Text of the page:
“You’re a funny man,” she said.  “But this has nothing to so whatsoever with priestesses.  I’m a simple woman, nothing more.  But if you were to sit with me for a spell, I could tell you some grand things.”

“What kind of grand things?”

“How you might live to see a man walk on the moon.”

Adam frowned.  “They did that in 1969.”

Millicent Sorrows frowned too.  “Memory serves only now and again.”  She pulled what looked like a cigarette from a thin silver case.  “Wait just one moment and I will open up your world.”

Adam inhaled half a breath and stopped.  Something new here, something very old, a dewy, earthy scent.

“Come closer.” Millicent Sorrows stood.  She had the cigarette-thing in her hand now and took a step toward him.

“I’ll shoot you,” he said, holding the gun unsteadily before him.

“I’m only here to protect my daughter.”

Adam inhaled again, not deeply.  He couldn’t smell any tobacco, though a trace amount of the tea-like substance he had brewed for Karen lingered in the room.  “I helped her,” he said.  “Do you know that?  I made the drink, the tea, that helped her.”

Millicent Sorrows stood still.

“I want her to be safe too,” Adam said.

She stared at him, locked her eyes onto his and sniffed.  “And yet you came to kill her.”

He shook his head and pulled a handkerchief from his pocket, placed it over his nose and mouth.  “I didn’t come to kill anyone.”

She held his gaze a moment longer.  “Troubled man,” she said.  “You have much to atone for.”

“I’m trying,” he said.  “I’m trying every day.  Please don’t make me kill you.”

She opened the case and gingerly set the cigarette inside.  “These days, so few men have any sense of decorum.  You may be the last man in the country who carries a handkerchief.  Is it silk?”

He nodded.

“You should know that it wouldn’t have helped; you would still have died.”

“I believe you,” Adam said.  “And with five bullets from my gun, you would have died too.”

“An impasse.”  Millicent Sorrows looked down at the floor.  “Sometimes it isn’t clear what one should do.  I felt that way in the voting booth some years back, but in the end, I cast my lot with William Howard Taft.  I thought he did well in the Philippines.”

“He was a heavy man,” Adam noted.  “Powerfully built.  Also wise.”

Millicent Sorrows picked up her bag.  “This has gone on too long,” she said.  Then she handed him the cigarette case.  “Help my daughter.”

Adam pointed the gun at the floor as she walked out the door.

Written by williamdoonan

August 29, 2013 at 11:38 am

Posted in Fiction, MedicineLand

MedicineLand: Chapter Sixty-One

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Adam did his best to keep up with Rocky.  “If I had known we were going to jogging, I would have worn my leotard,” he said as Tim Murphy sprinted ahead to have a look at the Lundt Castle from the west.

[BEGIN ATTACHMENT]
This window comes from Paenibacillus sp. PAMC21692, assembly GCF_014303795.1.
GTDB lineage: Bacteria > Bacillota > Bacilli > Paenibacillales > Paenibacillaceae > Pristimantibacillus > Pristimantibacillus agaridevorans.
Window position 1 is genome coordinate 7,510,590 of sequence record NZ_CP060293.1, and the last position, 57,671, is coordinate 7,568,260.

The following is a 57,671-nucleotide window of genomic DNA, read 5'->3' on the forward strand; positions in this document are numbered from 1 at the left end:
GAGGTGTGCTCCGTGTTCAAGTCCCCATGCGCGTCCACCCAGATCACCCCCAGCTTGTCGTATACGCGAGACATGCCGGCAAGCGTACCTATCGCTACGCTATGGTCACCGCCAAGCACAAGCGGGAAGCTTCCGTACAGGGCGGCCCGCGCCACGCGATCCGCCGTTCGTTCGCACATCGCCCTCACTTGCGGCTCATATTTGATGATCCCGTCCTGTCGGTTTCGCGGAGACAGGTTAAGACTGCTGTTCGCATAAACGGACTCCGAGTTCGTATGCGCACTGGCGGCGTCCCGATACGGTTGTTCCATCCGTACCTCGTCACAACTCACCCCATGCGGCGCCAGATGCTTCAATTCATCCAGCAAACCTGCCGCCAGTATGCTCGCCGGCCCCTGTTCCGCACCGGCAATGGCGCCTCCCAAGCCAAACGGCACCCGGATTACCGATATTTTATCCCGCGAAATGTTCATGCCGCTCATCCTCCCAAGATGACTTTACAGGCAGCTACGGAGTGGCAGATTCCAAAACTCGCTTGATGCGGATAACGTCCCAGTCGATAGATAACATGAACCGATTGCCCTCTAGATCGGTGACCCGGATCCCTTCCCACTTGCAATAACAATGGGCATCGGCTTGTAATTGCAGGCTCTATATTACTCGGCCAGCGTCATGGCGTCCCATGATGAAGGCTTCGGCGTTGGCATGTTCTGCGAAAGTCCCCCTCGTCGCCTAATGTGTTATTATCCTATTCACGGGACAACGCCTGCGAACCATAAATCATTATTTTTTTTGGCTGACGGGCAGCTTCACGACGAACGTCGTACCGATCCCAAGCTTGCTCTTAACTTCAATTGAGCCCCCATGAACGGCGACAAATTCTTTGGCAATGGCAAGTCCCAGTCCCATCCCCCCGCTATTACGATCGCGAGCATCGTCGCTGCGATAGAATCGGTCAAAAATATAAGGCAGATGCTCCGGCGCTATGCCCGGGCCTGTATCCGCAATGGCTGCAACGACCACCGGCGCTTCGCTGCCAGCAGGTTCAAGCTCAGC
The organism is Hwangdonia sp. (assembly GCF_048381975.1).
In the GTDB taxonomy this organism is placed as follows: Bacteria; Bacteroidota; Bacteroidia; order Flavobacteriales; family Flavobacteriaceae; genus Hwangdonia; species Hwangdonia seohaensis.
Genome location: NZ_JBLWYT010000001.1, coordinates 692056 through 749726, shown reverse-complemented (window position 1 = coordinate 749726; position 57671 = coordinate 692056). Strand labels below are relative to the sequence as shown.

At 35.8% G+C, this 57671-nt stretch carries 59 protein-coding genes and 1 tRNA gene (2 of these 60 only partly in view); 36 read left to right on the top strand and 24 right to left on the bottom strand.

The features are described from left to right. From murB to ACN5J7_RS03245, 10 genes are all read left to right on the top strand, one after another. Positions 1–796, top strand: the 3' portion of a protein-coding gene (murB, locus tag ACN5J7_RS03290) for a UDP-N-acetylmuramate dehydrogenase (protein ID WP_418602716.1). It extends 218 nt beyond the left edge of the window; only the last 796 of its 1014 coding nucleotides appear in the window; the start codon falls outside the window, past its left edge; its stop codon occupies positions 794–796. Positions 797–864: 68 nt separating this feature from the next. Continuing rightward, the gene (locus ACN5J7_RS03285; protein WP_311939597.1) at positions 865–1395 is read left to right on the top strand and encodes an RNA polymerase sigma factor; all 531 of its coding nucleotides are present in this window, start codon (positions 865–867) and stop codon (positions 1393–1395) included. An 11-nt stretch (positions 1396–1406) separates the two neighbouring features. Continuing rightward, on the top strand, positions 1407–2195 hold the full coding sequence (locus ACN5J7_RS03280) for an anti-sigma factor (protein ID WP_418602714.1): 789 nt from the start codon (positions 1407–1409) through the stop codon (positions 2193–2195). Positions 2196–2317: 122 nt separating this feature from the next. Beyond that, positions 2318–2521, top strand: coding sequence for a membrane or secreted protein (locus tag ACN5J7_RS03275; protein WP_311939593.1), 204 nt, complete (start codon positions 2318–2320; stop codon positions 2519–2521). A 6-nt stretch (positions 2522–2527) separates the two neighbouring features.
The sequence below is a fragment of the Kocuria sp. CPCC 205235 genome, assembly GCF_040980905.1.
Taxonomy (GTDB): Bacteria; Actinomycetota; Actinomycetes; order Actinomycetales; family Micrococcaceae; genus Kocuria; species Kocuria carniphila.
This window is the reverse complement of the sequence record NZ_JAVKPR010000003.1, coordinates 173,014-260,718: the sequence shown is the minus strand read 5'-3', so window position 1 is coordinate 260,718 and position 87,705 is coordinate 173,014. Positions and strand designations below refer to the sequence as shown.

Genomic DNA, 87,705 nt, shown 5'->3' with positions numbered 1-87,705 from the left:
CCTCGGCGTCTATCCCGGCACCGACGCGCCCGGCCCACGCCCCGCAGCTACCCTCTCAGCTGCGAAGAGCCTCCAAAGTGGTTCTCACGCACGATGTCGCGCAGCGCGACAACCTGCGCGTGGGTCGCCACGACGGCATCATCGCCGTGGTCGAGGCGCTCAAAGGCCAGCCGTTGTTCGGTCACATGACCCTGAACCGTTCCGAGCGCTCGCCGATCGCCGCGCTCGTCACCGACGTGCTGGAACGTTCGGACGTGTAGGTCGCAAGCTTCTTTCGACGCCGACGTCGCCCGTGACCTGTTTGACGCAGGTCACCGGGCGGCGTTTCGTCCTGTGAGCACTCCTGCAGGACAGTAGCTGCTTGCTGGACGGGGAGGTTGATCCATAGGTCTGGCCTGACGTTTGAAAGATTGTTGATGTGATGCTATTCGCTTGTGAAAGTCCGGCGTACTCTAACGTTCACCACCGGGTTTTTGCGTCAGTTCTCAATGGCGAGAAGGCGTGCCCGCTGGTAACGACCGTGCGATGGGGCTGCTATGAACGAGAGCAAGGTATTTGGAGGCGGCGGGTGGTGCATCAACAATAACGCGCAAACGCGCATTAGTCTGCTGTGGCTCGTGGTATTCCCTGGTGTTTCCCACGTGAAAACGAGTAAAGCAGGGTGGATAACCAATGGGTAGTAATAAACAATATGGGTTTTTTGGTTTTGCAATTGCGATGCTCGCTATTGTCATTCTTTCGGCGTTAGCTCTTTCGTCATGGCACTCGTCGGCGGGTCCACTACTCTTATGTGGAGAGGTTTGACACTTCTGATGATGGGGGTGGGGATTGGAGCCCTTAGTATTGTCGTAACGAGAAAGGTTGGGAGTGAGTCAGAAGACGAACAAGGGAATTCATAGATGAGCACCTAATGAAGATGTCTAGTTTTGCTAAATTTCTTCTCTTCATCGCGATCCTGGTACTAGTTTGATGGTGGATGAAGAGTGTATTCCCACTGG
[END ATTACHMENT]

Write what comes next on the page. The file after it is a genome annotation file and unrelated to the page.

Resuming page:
“Please stop talking.” Rocky stared at the text message from Julia.  “Come quickly.  Come packing.  One unfriendly contained.  Billy not well.  Possible dozens more unfriendlies summoned.  Avoid telepathic channels, hence no voice.  I want to go home, baby.”

They had parked about a mile away from Lundt Castle, and moved on foot from there.  Rocky and Adam were headed down to the boathouse where they would meet up with Tim Murphy.

“Dying here,” Adam told himself, and ran straight into the back of Rocky’s hand.  He looked down the path and saw a cop watching their approach, one foot resting on the bumper of his cruiser.  “Oh shit.”

“Shut up,” Rocky told him.  “I need you in front of me.”

“For what?”

“Don’t ask.”  Rocky started walking slower.  Napa County police.  Now why the hell were they here?  He shut his eyes in angry wonder when Adam called out to the cop.

“Hey there, Officer.  What brings you out tonight?  Hey, is this Goundhog day?”

The cop said nothing.

Adam stopped when he came to within about fifteen feet.  “Hey, do you know what month Groundhog Day is in?”

The policeman took his leg off the car and removed the sunglasses that were unnecessary at this time of the evening.

“What about fourth of July?” Adam inhaled.

“What are you doing?” Rocky demanded.

“Shoot him.”

“Excuse me?”

“Shoot him,” Adam said loud enough for the man to hear.

The cop took a step forward and peeled the velcro from his safety holster.

“No, no.”  Rocky brought the Glock into full view.

“Shoot him,” Adam said.  “He’s a zombie.”

“He’s a policeman.”

“And a zombie.  They are categorically nonexclusive.”

Rocky shot the policeman in his chest as he pulled out his gun.  “How could you tell?”

“Pentane,” Adam said, prying the gun from the dead policeman’s hand.  “It’s a hydrocarbon.  It’s detectable in the breath of schizophrenics.  I wouldn’t have thought anything of it, but I smelled it on the last three zombies too.”

“So you’re sure about this?”

“Pretty sure.”